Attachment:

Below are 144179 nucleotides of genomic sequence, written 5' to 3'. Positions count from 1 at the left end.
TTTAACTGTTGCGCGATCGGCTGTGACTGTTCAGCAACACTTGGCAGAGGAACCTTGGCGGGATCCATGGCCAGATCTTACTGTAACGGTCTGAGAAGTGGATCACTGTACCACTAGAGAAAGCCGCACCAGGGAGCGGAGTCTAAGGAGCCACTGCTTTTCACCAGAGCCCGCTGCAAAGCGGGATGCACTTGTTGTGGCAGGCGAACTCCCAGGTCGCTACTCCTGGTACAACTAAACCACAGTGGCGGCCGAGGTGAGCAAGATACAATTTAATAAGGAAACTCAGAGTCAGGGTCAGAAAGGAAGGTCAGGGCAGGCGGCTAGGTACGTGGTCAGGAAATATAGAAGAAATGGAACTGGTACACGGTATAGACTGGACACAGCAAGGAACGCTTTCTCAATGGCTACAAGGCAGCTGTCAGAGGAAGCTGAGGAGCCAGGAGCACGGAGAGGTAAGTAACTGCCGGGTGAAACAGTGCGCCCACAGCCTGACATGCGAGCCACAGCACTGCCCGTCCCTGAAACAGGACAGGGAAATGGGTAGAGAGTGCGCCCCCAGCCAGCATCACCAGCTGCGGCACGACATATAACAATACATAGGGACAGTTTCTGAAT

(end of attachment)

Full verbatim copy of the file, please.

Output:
Below are 144179 nucleotides of genomic sequence, written 5' to 3'. Positions count from 1 at the left end.
TTTAACTGTTGCGCGATCGGCTGTGACTGTTCAGCAACACTTGGCAGAGGAACCTTGGCGGGATCCATGGCCAGATCTTACTGTAACGGTCTGAGAAGTGGATCACTGTACCACTAGAGAAAGCCGCACCAGGGAGCGGAGTCTAAGGAGCCACTGCTTTTCACCAGAGCCCGCTGCAAAGCGGGATGCACTTGTTGTGGCAGGCGAACTCCCAGGTCGCTACTCCTGGTACAACTAAACCACAGTGGCGGCCGAGGTGAGCAAGATACAATTTAATAAGGAAACTCAGAGTCAGGGTCAGAAAGGAAGGTCAGGGCAGGCGGCTAGGTACGTGGTCAGGAAATATAGAAGAAATGGAACTGGTACACGGTATAGACTGGACACAGCAAGGAACGCTTTCTCAATGGCTACAAGGCAGCTGTCAGAGGAAGCTGAGGAGCCAGGAGCACGGAGAGGTAAGTAACTGCCGGGTGAAACAGTGCGCCCACAGCCTGACATGCGAGCCACAGCACTGCCCGTCCCTGAAACAGGACAGGGAAATGGGTAGAGAGTGCGCCCCCAGCCAGCATCACCAGCTGCGGCACGACATATAACAATACATAGGGACAGTTTCTGAAT